A report by the UN refugee agency (UNHCR) published today shows that with over a million refugees, Sudan ranks sixth among host countries worldwide, while in Africa, Sudan is the number two host country. It also puts Sudan among the top 10 countries with internal displacement.
UNHCR’s annual Global Trends report, which comes two days ahead of 20 June World Refugee Day, shows that an unprecedented 79.5 million were displaced as of the end of 2019. UNHCR has not seen a higher total.
The report says that forced displacement is now affecting more than one per cent of humanity – 1 in every 97 people – with fewer and fewer of those who flee being able to return home.
The UNHCR is today appealing to countries worldwide to do far more to find homes for millions of refugees and others displaced by conflict, persecution, or events seriously disturbing public order.
In Africa, only Uganda was home to more refugees than Sudan at the end of 2019. Turkey, Colombia, and Pakistan are found on top of the global table.
‘We need a fundamentally new and more accepting attitude towards all who flee…’ – UN High Commissioner for Refugees Filippo Grandi
The report also illustrates the need for resolving displacement for nearly 735,000 Sudanese who live as refugees abroad, mainly in the region.
“We need a fundamentally new and more accepting attitude towards all who flee, coupled with a much more determined drive to unlock conflicts that go on for years and that are at the root of such immense suffering,” said UN High Commissioner for Refugees Filippo Grandi when presenting the UNHCR’s annual Global Trends.
The report shows that of the 79.5 million who were displaced at the end of last year, 45.7 million were people who had fled to other areas of their own countries, including 1.8 million Sudanese which puts the country among the top ten countries with internal displacement. Together with Sudan’s refugees, they represent over 8 percent of the entire population.
The rest were people displaced elsewhere, 4.2 million of them being people awaiting the outcome of asylum requests, while 29.6 million were refugees (26 million) and others forcibly displaced outside their country.
“The annual increase, from a figure of 70.8 million at the end of 2018, is a result of two main factors. First is worrying new displacement in 2019, particularly in Democratic Republic of the Congo, the Sahel, Yemen and Syria – the latter now in its ninth year of conflict and accounting on its own for 13.2 million refugees, asylum seekers, and internally displaced people, fully a sixth of the world’s total,” the report states.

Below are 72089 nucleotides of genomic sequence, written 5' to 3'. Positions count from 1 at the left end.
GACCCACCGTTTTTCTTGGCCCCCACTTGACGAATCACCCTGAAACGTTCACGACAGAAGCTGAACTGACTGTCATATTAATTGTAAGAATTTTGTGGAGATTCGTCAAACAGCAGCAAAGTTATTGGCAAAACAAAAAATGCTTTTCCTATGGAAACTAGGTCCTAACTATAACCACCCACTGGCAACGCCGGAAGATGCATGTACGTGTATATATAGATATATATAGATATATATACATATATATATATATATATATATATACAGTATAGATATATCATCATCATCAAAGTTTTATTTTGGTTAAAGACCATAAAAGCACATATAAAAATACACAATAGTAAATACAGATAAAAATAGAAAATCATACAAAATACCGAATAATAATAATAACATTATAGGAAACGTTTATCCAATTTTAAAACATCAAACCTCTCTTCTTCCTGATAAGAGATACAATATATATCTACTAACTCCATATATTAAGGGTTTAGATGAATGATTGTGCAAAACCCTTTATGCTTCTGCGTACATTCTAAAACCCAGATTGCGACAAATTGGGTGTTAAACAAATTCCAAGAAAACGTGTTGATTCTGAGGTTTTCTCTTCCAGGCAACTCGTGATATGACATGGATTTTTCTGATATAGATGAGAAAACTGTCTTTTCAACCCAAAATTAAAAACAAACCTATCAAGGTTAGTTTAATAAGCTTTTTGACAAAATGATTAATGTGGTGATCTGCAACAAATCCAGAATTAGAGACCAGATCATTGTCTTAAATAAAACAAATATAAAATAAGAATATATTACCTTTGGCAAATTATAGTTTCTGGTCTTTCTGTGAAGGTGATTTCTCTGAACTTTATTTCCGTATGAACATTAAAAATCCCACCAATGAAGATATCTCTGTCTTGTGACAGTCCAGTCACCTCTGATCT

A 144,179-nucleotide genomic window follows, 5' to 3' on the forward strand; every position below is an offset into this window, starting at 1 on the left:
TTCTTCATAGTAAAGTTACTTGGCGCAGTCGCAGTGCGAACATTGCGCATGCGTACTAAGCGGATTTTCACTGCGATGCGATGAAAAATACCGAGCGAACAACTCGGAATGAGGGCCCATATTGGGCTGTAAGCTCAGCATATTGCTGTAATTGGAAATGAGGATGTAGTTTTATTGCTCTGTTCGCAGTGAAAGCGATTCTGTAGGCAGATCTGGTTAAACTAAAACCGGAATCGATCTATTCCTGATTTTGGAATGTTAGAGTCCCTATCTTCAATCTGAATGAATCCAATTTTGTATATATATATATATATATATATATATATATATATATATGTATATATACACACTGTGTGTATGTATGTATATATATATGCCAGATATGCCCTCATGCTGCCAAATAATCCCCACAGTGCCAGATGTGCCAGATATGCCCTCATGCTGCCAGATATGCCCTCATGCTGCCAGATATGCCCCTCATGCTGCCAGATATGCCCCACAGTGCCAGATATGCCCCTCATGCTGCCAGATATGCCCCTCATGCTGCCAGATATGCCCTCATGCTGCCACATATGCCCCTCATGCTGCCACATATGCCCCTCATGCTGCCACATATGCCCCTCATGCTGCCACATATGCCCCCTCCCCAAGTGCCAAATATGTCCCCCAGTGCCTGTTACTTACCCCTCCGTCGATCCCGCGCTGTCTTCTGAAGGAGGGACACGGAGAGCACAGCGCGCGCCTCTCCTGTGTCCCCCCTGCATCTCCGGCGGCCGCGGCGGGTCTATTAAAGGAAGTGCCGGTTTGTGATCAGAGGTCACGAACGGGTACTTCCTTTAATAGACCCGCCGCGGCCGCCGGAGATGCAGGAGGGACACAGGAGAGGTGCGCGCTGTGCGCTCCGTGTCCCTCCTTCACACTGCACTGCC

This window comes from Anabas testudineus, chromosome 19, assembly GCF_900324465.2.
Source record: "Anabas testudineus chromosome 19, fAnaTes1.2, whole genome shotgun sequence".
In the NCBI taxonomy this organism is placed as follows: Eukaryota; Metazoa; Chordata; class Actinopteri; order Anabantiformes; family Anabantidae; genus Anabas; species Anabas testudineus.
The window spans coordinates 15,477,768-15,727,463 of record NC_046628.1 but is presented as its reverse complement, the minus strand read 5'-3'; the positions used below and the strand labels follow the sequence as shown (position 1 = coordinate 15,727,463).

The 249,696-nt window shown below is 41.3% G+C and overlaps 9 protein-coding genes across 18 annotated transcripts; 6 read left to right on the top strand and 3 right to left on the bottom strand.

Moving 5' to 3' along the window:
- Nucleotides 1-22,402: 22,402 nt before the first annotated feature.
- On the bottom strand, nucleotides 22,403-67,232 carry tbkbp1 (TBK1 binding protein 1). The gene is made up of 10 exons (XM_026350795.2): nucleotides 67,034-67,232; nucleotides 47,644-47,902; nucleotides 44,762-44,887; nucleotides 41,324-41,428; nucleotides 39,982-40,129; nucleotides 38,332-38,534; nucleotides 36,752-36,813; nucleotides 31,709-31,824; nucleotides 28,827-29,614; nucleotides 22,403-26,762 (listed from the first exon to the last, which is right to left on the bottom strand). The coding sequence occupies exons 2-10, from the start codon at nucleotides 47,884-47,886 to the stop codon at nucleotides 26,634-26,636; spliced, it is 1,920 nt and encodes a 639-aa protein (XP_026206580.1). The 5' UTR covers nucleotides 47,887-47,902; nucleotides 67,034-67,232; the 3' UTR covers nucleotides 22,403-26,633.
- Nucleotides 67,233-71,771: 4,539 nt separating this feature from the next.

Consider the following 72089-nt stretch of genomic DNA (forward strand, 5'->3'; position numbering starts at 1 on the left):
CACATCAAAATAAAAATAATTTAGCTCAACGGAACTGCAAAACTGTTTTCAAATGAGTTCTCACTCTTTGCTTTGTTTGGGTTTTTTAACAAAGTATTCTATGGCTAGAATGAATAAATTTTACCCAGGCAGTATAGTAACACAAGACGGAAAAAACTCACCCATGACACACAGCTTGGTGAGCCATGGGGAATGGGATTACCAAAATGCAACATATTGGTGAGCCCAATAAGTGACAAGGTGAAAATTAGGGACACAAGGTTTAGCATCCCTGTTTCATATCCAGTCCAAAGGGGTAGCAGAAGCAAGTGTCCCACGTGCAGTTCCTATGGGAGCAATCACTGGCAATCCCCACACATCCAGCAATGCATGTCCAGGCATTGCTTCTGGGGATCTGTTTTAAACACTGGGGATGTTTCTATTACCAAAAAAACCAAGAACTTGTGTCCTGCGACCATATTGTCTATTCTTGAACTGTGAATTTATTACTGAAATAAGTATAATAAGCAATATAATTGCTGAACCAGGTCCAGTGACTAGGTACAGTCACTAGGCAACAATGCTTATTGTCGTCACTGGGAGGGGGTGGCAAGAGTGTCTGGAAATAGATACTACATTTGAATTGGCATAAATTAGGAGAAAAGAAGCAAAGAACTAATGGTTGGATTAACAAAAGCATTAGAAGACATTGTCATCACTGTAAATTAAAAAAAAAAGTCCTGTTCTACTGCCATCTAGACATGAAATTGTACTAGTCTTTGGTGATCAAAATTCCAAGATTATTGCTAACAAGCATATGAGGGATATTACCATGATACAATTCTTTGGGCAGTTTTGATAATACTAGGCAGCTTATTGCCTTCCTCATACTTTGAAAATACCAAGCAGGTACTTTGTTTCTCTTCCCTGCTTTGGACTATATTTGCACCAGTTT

Second is a better presentation of the situation of Venezuelans outside their country, many of whom are not legally registered as refugees or asylum-seekers, the UNHCR report concludes.
As previously reported by Radio Dabanga, Sudan’s Prime Minister Abdallah Hamdok said, in an interview with Sudan National TV Channel on June 4, that addressing the issues of displaced people and refugees are the major challenges for the transitional government.
The PM said that his government had a peace framework in place before the current peace talks began. He added that this peace framework aimed to address the root causes of the conflict in the country. “The framework includes various issues such as transitional justice, good governance, and social development,” PM said. He explained that “if we could address the root causes, we would put an end to the vicious cycle of conflict and violence in the country”.
Forced displacement today (Source: UNHCR)
- 100 million people at least were forced to flee their homes in the past decade, seeking refugee either in or outside their countries. That’s more people fleeing than the entire population of Egypt, the world’s 14th most populous country.
- Forced displacement has almost doubled since 2010 (41 million then vs 79.5 million now).
- 80 per cent of the world’s displaced people are in countries or territories affected by acute food insecurity and malnutrition – many of them countries facing climate and other disaster risk.
- More than three-quarters of the world’s refugees (77 per cent) are caught up in situations of long-term displacement – for example the situation in Afghanistan, now in its fifth decade.
- More than eight of every 10 refugees (85 per cent) are in developing countries, generally a country neighbouring the one they fled.
- Five countries account for two-thirds of people displaced across borders: Syria, Venezuela, Afghanistan, South Sudan and Myanmar.
- Global Trends Report counts all major displaced and refugee populations, including the 5.6 million Palestine refugees who fall under the care of the United Nations Relief and Works Agency for Palestine.
- The 2030 Sustainable Development commitment of “leaving no one behind” now explicitly includes refugees, thanks to a new indicator on refugees approved by the UN Statistical Commission in March this year.
UNHCR’s Global Trends report is released in parallel with its annual Global Report, which reports on actions UNHCR is taking to address the needs of all who are forced to flee, as well as the world’s known stateless populations.
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